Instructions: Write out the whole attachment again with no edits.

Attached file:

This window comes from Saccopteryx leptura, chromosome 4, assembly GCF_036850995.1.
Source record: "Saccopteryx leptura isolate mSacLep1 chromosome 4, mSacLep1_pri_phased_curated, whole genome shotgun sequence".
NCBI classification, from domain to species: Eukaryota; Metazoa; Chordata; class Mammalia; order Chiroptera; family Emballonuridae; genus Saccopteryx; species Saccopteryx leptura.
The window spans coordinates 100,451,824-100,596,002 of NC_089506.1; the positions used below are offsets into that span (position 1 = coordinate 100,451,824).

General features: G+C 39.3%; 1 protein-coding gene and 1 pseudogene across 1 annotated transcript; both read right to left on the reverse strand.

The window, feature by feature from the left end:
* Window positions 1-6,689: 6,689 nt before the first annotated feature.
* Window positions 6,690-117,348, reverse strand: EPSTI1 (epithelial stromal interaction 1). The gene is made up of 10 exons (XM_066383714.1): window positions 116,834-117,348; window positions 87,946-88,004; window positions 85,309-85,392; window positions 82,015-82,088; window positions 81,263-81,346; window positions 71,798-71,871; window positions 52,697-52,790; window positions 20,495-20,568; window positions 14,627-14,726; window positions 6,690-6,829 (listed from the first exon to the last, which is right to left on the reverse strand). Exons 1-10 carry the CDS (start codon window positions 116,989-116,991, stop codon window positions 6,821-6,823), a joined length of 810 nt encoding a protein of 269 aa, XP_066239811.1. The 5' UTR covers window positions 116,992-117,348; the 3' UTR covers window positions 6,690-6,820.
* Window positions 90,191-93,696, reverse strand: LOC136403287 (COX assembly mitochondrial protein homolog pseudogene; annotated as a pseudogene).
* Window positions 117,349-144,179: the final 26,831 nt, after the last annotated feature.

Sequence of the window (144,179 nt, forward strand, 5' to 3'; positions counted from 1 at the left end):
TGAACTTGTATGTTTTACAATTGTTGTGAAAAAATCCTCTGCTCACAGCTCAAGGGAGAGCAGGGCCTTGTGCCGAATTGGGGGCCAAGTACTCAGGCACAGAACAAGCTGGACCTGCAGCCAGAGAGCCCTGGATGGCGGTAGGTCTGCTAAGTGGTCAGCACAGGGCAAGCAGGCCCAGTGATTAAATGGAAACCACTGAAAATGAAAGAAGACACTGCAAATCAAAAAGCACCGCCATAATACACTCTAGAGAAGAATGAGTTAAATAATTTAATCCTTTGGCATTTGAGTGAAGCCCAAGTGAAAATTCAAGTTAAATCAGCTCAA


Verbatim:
This window comes from Saccopteryx leptura, chromosome 4, assembly GCF_036850995.1.
Source record: "Saccopteryx leptura isolate mSacLep1 chromosome 4, mSacLep1_pri_phased_curated, whole genome shotgun sequence".
NCBI classification, from domain to species: Eukaryota; Metazoa; Chordata; class Mammalia; order Chiroptera; family Emballonuridae; genus Saccopteryx; species Saccopteryx leptura.
The window spans coordinates 100,451,824-100,596,002 of NC_089506.1; the positions used below are offsets into that span (position 1 = coordinate 100,451,824).

General features: G+C 39.3%; 1 protein-coding gene and 1 pseudogene across 1 annotated transcript; both read right to left on the reverse strand.

The window, feature by feature from the left end:
* Window positions 1-6,689: 6,689 nt before the first annotated feature.
* Window positions 6,690-117,348, reverse strand: EPSTI1 (epithelial stromal interaction 1). The gene is made up of 10 exons (XM_066383714.1): window positions 116,834-117,348; window positions 87,946-88,004; window positions 85,309-85,392; window positions 82,015-82,088; window positions 81,263-81,346; window positions 71,798-71,871; window positions 52,697-52,790; window positions 20,495-20,568; window positions 14,627-14,726; window positions 6,690-6,829 (listed from the first exon to the last, which is right to left on the reverse strand). Exons 1-10 carry the CDS (start codon window positions 116,989-116,991, stop codon window positions 6,821-6,823), a joined length of 810 nt encoding a protein of 269 aa, XP_066239811.1. The 5' UTR covers window positions 116,992-117,348; the 3' UTR covers window positions 6,690-6,820.
* Window positions 90,191-93,696, reverse strand: LOC136403287 (COX assembly mitochondrial protein homolog pseudogene; annotated as a pseudogene).
* Window positions 117,349-144,179: the final 26,831 nt, after the last annotated feature.

Sequence of the window (144,179 nt, forward strand, 5' to 3'; positions counted from 1 at the left end):
TGAACTTGTATGTTTTACAATTGTTGTGAAAAAATCCTCTGCTCACAGCTCAAGGGAGAGCAGGGCCTTGTGCCGAATTGGGGGCCAAGTACTCAGGCACAGAACAAGCTGGACCTGCAGCCAGAGAGCCCTGGATGGCGGTAGGTCTGCTAAGTGGTCAGCACAGGGCAAGCAGGCCCAGTGATTAAATGGAAACCACTGAAAATGAAAGAAGACACTGCAAATCAAAAAGCACCGCCATAATACACTCTAGAGAAGAATGAGTTAAATAATTTAATCCTTTGGCATTTGAGTGAAGCCCAAGTGAAAATTCAAGTTAAATCAGCTCAA